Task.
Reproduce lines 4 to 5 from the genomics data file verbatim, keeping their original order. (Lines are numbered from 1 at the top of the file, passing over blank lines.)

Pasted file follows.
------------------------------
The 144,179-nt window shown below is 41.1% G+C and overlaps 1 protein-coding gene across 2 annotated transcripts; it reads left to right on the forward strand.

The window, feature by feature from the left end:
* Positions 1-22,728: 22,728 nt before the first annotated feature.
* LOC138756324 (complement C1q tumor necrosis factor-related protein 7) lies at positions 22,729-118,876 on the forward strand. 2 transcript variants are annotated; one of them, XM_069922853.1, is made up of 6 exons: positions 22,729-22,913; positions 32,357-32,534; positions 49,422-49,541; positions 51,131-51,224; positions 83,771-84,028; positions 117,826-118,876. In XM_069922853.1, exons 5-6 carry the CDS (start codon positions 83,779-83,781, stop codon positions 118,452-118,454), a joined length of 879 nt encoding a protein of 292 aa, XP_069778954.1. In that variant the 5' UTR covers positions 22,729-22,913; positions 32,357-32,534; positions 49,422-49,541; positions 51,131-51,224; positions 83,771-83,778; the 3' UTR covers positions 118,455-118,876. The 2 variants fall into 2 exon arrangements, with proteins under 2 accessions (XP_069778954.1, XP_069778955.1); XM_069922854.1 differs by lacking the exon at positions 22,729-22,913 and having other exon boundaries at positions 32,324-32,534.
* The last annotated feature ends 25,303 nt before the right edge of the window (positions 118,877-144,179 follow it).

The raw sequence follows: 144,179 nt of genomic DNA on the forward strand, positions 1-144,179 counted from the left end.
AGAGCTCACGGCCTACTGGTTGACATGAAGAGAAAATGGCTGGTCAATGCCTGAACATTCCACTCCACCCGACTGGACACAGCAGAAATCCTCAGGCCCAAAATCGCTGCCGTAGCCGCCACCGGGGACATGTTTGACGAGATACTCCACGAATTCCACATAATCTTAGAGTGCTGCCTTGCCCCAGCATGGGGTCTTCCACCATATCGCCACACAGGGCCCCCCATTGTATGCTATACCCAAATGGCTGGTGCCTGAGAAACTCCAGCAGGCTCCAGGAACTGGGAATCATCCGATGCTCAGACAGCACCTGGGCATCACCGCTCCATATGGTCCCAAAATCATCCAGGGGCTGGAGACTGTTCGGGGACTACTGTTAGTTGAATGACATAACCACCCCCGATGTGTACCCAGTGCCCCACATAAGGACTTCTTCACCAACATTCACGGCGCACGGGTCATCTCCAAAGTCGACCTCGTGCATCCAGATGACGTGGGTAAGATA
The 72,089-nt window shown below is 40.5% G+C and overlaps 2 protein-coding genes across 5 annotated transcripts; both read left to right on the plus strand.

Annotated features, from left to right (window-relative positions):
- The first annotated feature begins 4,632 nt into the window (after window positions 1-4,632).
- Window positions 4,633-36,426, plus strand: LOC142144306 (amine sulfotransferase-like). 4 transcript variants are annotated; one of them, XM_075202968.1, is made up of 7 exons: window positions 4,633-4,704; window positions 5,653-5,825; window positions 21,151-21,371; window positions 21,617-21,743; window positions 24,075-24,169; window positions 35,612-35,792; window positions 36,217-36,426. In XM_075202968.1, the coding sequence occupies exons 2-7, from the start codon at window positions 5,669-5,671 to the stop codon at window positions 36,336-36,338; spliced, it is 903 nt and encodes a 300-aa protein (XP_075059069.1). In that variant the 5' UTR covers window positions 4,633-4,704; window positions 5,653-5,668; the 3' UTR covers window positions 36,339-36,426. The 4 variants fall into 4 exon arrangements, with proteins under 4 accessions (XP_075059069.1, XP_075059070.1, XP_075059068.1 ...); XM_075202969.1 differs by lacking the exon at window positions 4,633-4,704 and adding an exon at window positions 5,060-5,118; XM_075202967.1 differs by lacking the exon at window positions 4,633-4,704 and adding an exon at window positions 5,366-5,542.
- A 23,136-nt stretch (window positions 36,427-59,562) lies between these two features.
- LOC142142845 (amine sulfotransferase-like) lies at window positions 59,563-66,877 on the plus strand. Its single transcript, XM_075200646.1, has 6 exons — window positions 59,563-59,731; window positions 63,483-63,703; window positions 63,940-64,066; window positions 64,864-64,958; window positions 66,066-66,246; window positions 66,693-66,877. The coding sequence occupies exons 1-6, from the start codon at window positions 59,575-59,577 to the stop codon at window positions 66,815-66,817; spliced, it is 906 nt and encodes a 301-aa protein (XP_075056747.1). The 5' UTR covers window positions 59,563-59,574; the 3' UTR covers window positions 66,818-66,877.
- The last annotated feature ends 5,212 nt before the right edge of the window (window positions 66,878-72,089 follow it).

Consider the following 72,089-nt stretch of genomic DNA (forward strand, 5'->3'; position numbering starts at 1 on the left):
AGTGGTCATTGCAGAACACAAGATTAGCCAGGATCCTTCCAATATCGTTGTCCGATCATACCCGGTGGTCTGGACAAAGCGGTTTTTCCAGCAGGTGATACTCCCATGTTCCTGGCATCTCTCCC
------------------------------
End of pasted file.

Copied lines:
* LOC138756324 (complement C1q tumor necrosis factor-related protein 7) lies at positions 22,729-118,876 on the forward strand. 2 transcript variants are annotated; one of them, XM_069922853.1, is made up of 6 exons: positions 22,729-22,913; positions 32,357-32,534; positions 49,422-49,541; positions 51,131-51,224; positions 83,771-84,028; positions 117,826-118,876. In XM_069922853.1, exons 5-6 carry the CDS (start codon positions 83,779-83,781, stop codon positions 118,452-118,454), a joined length of 879 nt encoding a protein of 292 aa, XP_069778954.1. In that variant the 5' UTR covers positions 22,729-22,913; positions 32,357-32,534; positions 49,422-49,541; positions 51,131-51,224; positions 83,771-83,778; the 3' UTR covers positions 118,455-118,876. The 2 variants fall into 2 exon arrangements, with proteins under 2 accessions (XP_069778954.1, XP_069778955.1); XM_069922854.1 differs by lacking the exon at positions 22,729-22,913 and having other exon boundaries at positions 32,324-32,534.
* The last annotated feature ends 25,303 nt before the right edge of the window (positions 118,877-144,179 follow it).